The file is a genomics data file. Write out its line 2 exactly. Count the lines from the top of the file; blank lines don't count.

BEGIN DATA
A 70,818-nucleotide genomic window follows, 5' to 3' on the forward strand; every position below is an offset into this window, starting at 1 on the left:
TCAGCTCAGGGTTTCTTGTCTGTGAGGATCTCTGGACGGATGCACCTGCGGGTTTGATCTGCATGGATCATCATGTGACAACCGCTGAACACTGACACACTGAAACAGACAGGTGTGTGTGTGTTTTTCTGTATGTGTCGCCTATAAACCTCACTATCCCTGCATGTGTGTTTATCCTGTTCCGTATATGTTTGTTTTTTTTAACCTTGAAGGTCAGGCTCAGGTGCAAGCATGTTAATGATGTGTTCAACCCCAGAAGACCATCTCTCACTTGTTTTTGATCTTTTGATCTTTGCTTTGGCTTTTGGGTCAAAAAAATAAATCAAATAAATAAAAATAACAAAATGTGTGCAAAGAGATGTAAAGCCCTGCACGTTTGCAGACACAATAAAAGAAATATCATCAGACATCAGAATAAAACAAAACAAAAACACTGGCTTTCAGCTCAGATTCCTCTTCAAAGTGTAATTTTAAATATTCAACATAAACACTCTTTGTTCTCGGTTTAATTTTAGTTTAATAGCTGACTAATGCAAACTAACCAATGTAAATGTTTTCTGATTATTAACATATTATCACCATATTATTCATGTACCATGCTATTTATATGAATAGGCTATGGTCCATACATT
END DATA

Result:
TCAGCTCAGGGTTTCTTGTCTGTGAGGATCTCTGGACGGATGCACCTGCGGGTTTGATCTGCATGGATCATCATGTGACAACCGCTGAACACTGACACACTGAAACAGACAGGTGTGTGTGTGTTTTTCTGTATGTGTCGCCTATAAACCTCACTATCCCTGCATGTGTGTTTATCCTGTTCCGTATATGTTTGTTTTTTTTAACCTTGAAGGTCAGGCTCAGGTGCAAGCATGTTAATGATGTGTTCAACCCCAGAAGACCATCTCTCACTTGTTTTTGATCTTTTGATCTTTGCTTTGGCTTTTGGGTCAAAAAAATAAATCAAATAAATAAAAATAACAAAATGTGTGCAAAGAGATGTAAAGCCCTGCACGTTTGCAGACACAATAAAAGAAATATCATCAGACATCAGAATAAAACAAAACAAAAACACTGGCTTTCAGCTCAGATTCCTCTTCAAAGTGTAATTTTAAATATTCAACATAAACACTCTTTGTTCTCGGTTTAATTTTAGTTTAATAGCTGACTAATGCAAACTAACCAATGTAAATGTTTTCTGATTATTAACATATTATCACCATATTATTCATGTACCATGCTATTTATATGAATAGGCTATGGTCCATACATT